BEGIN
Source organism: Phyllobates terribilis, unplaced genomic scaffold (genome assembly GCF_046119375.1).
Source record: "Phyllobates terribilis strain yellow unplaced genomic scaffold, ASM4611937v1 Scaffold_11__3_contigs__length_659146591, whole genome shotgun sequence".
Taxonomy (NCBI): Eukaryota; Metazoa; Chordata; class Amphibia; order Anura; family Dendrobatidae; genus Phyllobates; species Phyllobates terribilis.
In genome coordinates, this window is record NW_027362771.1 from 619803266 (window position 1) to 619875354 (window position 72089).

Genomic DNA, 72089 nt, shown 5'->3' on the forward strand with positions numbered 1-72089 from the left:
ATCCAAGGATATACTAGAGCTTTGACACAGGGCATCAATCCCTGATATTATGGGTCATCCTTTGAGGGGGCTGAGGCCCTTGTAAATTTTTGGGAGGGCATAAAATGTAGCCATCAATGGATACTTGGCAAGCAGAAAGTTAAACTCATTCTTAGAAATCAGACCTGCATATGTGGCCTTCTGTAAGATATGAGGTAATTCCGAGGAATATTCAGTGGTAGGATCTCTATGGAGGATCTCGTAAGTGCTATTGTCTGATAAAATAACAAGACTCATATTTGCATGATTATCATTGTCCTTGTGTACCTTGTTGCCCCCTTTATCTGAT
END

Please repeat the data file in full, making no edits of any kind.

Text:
Source organism: Phyllobates terribilis, unplaced genomic scaffold (genome assembly GCF_046119375.1).
Source record: "Phyllobates terribilis strain yellow unplaced genomic scaffold, ASM4611937v1 Scaffold_11__3_contigs__length_659146591, whole genome shotgun sequence".
Taxonomy (NCBI): Eukaryota; Metazoa; Chordata; class Amphibia; order Anura; family Dendrobatidae; genus Phyllobates; species Phyllobates terribilis.
In genome coordinates, this window is record NW_027362771.1 from 619803266 (window position 1) to 619875354 (window position 72089).

Genomic DNA, 72089 nt, shown 5'->3' on the forward strand with positions numbered 1-72089 from the left:
ATCCAAGGATATACTAGAGCTTTGACACAGGGCATCAATCCCTGATATTATGGGTCATCCTTTGAGGGGGCTGAGGCCCTTGTAAATTTTTGGGAGGGCATAAAATGTAGCCATCAATGGATACTTGGCAAGCAGAAAGTTAAACTCATTCTTAGAAATCAGACCTGCATATGTGGCCTTCTGTAAGATATGAGGTAATTCCGAGGAATATTCAGTGGTAGGATCTCTATGGAGGATCTCGTAAGTGCTATTGTCTGATAAAATAACAAGACTCATATTTGCATGATTATCATTGTCCTTGTGTACCTTGTTGCCCCCTTTATCTGAT